kahkiyaw awâsisak sâkihâwak: All Children are Loved

Thanks to Tammy Joan Ratt and her little sweetie for permission to use this FaceBook image. She commented there: “We hurt becuz our family has been hurt. We feel it in our hearts and lives everyday. It is real. We will easily wear orange one day a year to honour all the people that were affected by residential schools, we feel it everyday❤️

Thanks to Tammy Joan Ratt and her little sweetie for permission to use this FaceBook image. She commented there: “We hurt becuz our family has been hurt. We feel it in our hearts and lives everyday. It is real. We will easily wear orange one day a year to honour all the people that were affected by residential schools, we feel it everyday❤️

kahkiyaw awâsisak sâkihâwak.
ᑲᐦᑭᔭᐤ ᐊᐚᓯᓴᐠ ᓵᑭᐦᐋᐘᐠ
All children are loved.

Jason Chamakase provided his interpretation of the popular slogan, “Every Child Matters”: When it comes to the word “matter/s” it is similar to “important.”

ispihtēyihtākwan (iss pih teeh taa kwan) “it is of importance/thought highly of”
ispihtēyihtākosiw (iss pih teeh taa ko soo) “he/she is important/highly thought of”

tahto (tah to) “each/every”
awāsis (a waa sis) “a child”
ispihtēyihtākosiw (iss pih teeh taa ko soo) “matters”

tahto awāsis ispihtēyihtākosiw
ᑕᐦᑐ ᐊᐋᐧᓯᐢ ᐃᐢᐱᐦᑌᔨᐦᑖᑯᓯᐤ
every child matters.

Thanks to Heather Souther for underscoring the reflections of Simon Bird (#CreeSimon):

Good words from Simon Bird who speaks from experience. We need to support families to best support children. This goes for language revitalization, too! Family-based/community-based learning creates places for our languages to live in an authentic way and creates a stronger sense of identity, pride and cohesiveness. Master (mentor)-Apprentice programs can be a big part of this!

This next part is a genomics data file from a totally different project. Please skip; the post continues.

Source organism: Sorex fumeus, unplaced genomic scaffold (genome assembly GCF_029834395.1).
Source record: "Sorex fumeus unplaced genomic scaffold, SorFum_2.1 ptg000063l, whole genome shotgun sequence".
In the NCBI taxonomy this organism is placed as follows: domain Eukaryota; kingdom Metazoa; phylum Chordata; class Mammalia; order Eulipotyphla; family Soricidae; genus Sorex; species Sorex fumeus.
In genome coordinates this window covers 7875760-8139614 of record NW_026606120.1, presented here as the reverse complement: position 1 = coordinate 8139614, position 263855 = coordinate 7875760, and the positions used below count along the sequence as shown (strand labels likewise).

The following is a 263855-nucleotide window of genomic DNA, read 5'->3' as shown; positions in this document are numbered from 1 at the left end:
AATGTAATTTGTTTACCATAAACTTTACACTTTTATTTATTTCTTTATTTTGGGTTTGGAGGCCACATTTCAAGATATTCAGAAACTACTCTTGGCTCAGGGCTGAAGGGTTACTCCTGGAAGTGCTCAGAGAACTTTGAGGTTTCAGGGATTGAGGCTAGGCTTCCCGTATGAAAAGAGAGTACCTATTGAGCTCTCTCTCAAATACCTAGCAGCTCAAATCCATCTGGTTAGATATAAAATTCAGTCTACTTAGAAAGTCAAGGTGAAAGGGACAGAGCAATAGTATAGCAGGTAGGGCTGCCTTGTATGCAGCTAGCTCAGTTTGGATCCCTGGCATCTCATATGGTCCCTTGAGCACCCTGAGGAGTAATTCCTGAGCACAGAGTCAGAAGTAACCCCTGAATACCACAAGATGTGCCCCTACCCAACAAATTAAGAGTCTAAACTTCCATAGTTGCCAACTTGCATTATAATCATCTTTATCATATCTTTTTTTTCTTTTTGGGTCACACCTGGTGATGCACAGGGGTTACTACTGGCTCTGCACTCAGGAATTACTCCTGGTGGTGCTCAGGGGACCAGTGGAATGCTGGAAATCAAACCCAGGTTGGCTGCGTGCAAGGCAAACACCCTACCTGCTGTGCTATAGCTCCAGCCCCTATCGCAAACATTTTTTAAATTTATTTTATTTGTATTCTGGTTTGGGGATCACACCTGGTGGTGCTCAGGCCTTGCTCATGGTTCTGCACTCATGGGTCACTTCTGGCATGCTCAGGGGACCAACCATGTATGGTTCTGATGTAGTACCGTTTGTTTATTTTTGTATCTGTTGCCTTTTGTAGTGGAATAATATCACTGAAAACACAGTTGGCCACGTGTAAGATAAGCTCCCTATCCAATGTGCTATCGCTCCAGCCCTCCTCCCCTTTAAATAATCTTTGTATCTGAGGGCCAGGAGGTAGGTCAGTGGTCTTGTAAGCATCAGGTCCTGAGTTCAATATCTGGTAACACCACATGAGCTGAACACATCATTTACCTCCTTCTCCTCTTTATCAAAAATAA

From within the school system, Simon Bird writes:

Every child matters?
If you wear an orange shirt in support of residential school survivors please remembers every child that’s with us today.

Remember the kids that are not in school today, that are incarcerated or running from police as we speak. They are who they are because they had no champions at home. These kids that are running straight into a brick wall: death, gangs, drug abuse, sexual abuse, alcohol abuse, incarceration.

Remember these are kids who have no parenting, come from violent families and copy what they see at home. When you wear that orange shirt today remember every child needs a champion before they become the pitiful parents they had.

I know the orange shirts are for residential school survivors. I wear my shirt for the grandchildren and great grandchildren of these survivors.

Remember the pitiful parents today were once children too, kids who come from parents who don’t know how to parent. The kids who become addicts who had kids themselves.

It’s much harder than you realize to champion every child. To say every child matters is easy. To do something about is very hard.

How do you champion 20 kids when one kid throat punches you as a teacher and terrorizes the rest of your students? How do you champion a student (whose been missing from school all week) on the playground when they run around at recess stealing money off of others and throws rocks at you? How do you champion a kid who breaks into your home and taunts you at school because they know they are untouchable? Or when they threaten to break into your home with a gun to teach you a lesson? How do you champion a kid whose parents threaten you if you are doing your job as a teacher?

It’s not easy. It takes an incredible amount of understanding, to truly know we can only champion so many, without burning out trying to help every child. Help as many as much as possible.

If we all did this, no one would be forgotten. As one person don’t try to champion every single person until you become useless and jaded. Help support those you can, honestly and compassionately AND support others whose job it is to be champions. Support the teachers, schools, child family services, mental health workers and yes, the RCMP. These institutions get a bad rap, but the fact remains we have parents who were once kids with no family support.

Support the families so we can support the child.

About Arden Ogg

Arden Ogg is Director of the Cree Literacy Network, launched in 2010 with the goal of creating Cree language literacy materials suitable for use by learners of all ages.
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